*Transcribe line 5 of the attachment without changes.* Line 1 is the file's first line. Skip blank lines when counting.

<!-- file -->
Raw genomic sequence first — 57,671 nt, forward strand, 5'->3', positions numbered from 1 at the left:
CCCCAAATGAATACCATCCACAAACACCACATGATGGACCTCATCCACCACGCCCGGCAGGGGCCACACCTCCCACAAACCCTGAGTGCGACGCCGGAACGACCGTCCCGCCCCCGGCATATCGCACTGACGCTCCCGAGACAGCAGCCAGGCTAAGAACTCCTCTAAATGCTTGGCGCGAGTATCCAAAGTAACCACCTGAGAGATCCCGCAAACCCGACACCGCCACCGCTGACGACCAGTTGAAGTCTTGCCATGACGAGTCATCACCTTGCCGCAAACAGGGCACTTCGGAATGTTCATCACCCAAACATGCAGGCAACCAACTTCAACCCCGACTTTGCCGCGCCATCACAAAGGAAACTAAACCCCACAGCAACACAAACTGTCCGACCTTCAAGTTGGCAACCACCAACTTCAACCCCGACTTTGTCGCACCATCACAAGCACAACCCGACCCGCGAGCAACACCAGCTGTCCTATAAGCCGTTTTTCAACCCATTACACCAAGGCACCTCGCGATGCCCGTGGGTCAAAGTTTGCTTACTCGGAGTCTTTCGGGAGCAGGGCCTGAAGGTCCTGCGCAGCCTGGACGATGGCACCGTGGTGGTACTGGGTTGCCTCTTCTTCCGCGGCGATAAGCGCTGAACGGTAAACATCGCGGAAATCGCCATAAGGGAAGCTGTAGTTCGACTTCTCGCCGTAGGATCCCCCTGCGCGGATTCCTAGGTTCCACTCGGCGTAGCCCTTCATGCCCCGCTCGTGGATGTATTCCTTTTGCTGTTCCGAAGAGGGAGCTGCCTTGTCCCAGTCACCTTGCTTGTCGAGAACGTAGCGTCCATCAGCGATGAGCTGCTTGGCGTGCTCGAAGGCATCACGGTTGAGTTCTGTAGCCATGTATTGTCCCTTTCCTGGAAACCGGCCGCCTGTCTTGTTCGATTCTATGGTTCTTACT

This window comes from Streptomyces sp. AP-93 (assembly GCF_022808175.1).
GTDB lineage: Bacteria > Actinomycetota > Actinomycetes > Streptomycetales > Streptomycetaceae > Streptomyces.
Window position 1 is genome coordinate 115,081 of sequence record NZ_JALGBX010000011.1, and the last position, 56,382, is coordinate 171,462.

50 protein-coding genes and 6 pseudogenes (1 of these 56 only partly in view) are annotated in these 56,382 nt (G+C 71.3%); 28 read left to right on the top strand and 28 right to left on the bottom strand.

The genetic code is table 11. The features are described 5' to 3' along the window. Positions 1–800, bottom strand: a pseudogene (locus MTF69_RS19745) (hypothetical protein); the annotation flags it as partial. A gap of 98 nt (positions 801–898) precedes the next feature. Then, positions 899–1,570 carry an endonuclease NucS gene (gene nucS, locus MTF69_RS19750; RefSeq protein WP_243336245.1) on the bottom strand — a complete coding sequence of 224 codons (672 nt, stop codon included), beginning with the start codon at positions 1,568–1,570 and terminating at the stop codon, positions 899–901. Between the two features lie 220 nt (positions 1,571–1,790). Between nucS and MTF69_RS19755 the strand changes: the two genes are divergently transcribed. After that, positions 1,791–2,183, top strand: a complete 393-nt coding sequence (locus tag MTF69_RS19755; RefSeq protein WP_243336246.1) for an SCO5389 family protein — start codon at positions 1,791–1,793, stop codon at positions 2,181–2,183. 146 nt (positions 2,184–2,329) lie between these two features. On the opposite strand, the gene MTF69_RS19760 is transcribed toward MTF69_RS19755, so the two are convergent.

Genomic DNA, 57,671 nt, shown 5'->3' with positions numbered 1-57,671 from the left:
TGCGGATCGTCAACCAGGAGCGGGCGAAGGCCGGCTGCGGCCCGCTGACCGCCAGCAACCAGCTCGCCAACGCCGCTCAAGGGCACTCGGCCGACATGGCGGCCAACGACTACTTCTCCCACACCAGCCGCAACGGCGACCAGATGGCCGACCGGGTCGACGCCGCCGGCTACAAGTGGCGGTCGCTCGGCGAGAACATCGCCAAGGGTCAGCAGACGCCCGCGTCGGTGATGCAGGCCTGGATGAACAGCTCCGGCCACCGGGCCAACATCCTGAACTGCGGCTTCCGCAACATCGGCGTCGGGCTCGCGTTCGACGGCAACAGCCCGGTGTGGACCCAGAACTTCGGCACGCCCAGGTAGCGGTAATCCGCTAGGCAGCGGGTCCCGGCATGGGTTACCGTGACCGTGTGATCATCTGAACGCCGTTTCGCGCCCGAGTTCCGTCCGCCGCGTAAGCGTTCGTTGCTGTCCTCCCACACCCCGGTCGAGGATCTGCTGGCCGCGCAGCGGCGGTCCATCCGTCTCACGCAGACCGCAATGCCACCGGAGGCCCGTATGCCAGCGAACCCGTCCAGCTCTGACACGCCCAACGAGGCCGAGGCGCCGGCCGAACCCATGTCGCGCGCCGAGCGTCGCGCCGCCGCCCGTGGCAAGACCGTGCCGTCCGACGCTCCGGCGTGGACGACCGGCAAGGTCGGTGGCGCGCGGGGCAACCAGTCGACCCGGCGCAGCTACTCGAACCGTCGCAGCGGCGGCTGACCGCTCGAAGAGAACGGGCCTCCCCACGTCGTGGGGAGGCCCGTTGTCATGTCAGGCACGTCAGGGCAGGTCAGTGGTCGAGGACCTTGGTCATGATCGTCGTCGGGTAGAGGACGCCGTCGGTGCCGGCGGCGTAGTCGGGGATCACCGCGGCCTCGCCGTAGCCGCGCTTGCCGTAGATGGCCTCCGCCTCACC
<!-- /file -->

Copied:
Window position 1 is genome coordinate 115,081 of sequence record NZ_JALGBX010000011.1, and the last position, 56,382, is coordinate 171,462.